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What Does "Promulgation" Mean?

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  • Last Modified Date: 29 August 2014
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The word promulgation comes from the Latin word promulgare, which means "to publish." In law, promulgation, also known as enactment, is the act of officially and publicly announcing a new law, and this formal proclamation is what makes the law come into effect. Laws are promulgated to make both citizens and authorities officially aware of new laws. This type of law announcement is often done by the head of state or by the legislative assembly, and can be done either orally or in writing, usually in print but sometimes on official websites. According to some law philosophies, promulgation is the essence of law, meaning it is the most important part of lawmaking, while others think that the act of passing a law in the legislative assembly carries more weight.

How promulgation is carried out varies depending on the country, its constitution and conventions, and the specific jurisdiction. The type of law involved can also make a difference. An administrative law relates to how the government and its various administrative agencies operate, and includes rules and regulations implemented and enforced by such agencies. A statutory law, also called a statute or legislation, is almost always made by a legislative assembly and commonly applies to a country, region, or city. Usually, both kinds of laws require promulgation, though the procedure can differ.

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The first step in the promulgation of a new law is usually that the head of state officially announces and accepts the law, commonly by formally signing it. In the United Kingdom, which is a monarchy, the monarch promulgates new laws. In Germany, a republic, the same duty is performed by the president. The next step in promulgation is often that the new law is published in an official publication of some kind. For example, in Canada, laws are published in the Canadian government's official journal, the Canada Gazette. In the United States, administrative laws are usually published in the Federal Register.

The act of promulgating a law is a formality in most countries, and the actual power to accept or reject laws rests solely with the legislative assembly. In Japan, for example, the emperor has to promulgate all laws passed by the country's legislative assembly. However, in some countries, the authority responsible for promulgating laws can decline to do so. This is the case in France, where the president promulgates laws but can ask the legislative assembly to reconsider a law, though this request can only be made once.

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sunnySkys
Post 4

@Azuza - You're right, the average person isn't that concerned about new laws. I kind of feel like any law that is really important or has wide ranging effect is discussed on the news.

Still, it sounds like the point of promulgation is that it actually causes the law to come into effect. I think in the US the law becomes effective when it's signed into law by the president. Publishing it is just the formal announcement of the law, not what makes it effective.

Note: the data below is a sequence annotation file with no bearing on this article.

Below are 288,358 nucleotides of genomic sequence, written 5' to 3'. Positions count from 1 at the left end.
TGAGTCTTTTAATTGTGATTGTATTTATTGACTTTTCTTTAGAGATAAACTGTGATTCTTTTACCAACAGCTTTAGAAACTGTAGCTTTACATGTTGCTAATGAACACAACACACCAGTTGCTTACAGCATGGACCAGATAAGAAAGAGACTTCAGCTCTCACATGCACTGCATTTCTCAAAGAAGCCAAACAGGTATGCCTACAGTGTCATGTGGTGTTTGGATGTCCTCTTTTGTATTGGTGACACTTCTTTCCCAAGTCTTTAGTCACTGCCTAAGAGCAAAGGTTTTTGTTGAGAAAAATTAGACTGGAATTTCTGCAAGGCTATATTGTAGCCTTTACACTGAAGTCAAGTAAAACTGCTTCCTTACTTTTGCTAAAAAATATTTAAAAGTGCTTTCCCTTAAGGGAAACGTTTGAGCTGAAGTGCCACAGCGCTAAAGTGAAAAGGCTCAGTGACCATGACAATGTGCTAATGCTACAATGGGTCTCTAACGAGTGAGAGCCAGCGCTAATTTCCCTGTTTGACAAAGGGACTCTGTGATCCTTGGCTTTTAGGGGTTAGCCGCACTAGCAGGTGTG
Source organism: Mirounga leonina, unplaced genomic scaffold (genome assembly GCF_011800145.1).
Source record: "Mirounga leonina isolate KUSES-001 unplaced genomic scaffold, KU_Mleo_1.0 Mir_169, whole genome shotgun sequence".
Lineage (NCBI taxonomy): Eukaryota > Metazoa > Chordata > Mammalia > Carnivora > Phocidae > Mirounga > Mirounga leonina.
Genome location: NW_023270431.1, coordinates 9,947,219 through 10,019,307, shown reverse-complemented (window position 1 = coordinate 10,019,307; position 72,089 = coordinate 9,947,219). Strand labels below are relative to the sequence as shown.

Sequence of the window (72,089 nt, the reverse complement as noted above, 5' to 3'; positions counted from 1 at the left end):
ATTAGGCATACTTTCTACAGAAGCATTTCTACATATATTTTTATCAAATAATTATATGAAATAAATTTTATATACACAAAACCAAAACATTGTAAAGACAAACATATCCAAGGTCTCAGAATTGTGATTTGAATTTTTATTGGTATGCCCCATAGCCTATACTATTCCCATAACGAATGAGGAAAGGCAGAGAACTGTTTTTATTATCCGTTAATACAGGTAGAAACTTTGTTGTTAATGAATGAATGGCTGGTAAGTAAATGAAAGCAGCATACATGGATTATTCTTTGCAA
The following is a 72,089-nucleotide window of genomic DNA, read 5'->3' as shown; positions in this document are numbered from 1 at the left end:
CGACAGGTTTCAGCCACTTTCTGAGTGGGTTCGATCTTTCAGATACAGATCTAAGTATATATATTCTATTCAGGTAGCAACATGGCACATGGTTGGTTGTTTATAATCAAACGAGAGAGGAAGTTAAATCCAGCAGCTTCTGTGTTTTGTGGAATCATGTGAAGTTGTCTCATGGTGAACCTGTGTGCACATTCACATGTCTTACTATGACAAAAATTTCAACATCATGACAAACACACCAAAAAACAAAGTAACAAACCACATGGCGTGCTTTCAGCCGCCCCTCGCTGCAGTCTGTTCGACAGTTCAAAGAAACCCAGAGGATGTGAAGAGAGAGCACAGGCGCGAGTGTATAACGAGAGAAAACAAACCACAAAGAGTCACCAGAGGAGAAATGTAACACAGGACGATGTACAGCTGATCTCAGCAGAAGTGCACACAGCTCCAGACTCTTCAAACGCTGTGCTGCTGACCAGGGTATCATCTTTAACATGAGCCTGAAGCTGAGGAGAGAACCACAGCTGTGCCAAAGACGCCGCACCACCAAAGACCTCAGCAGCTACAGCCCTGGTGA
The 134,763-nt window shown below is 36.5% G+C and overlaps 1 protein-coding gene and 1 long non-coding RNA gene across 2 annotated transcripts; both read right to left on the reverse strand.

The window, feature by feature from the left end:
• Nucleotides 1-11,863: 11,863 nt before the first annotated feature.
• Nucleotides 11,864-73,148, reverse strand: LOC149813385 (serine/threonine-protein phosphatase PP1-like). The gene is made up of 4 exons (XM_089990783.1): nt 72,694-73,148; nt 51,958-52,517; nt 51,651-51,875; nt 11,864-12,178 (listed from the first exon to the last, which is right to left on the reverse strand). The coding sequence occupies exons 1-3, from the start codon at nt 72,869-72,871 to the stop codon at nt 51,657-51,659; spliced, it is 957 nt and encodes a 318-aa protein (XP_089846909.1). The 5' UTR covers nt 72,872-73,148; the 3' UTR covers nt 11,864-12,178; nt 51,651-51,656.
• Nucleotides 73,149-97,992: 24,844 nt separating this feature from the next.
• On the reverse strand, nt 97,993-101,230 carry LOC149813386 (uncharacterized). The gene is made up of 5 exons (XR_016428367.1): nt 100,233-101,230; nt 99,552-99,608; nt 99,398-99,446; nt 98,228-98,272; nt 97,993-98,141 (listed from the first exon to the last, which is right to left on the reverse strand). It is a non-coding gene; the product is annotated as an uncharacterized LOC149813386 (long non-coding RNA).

Azuza
Post 3

@nony - I remember "Schoolhouse Rock" from when I was in school too. However, I've never heard of the Federal Register.

Either way though, I think it's good that the laws are promulgated. The average person is pretty uninformed about new laws, but at least the new laws are out there for people who care enough to look!

nony
Post 2

@miriam98 - I too have heard promulgation used in a more casual sense but I would prefer to stick with its legal sense, that of the promulgation process in law.

More importantly, I believe that we need more education in how bills actually become law in the United States. When I was a kid I used to watch these “Schoolhouse Rock” educational cartoons that explained the process from beginning to end.

Obviously the word promulgation was not used, and I don’t think that there was any reference to a federal register, but still it explained the basic process.

I don’t know if these cartoons are still around but I think we need more education in the legal process of creating laws. Someone has described it as sausage making, especially when the laws deal with politically charged issues.

However ugly it may seem, it's still necessary for an informed electorate in my opinion.

miriam98
Post 1

Actually I think that the promulgated definition has some broader application as well. For example, I’ve heard it mentioned in religious circles, as when someone says, “Someone has promulgated a new doctrine.” Usually the context is negative, but it doesn’t have to be.

I think that used this way it’s still similar to its legal sense, because a doctrine in religion has more or less the force of law I would guess.

At other times I hear people use promulgate in a sentence where they really mean to advance an idea, religious, legal or otherwise.

I don’t know if this is a misuse of the term, and if the speakers are being overly ostentatious in their use of the word. However, I have heard it used in the vernacular.

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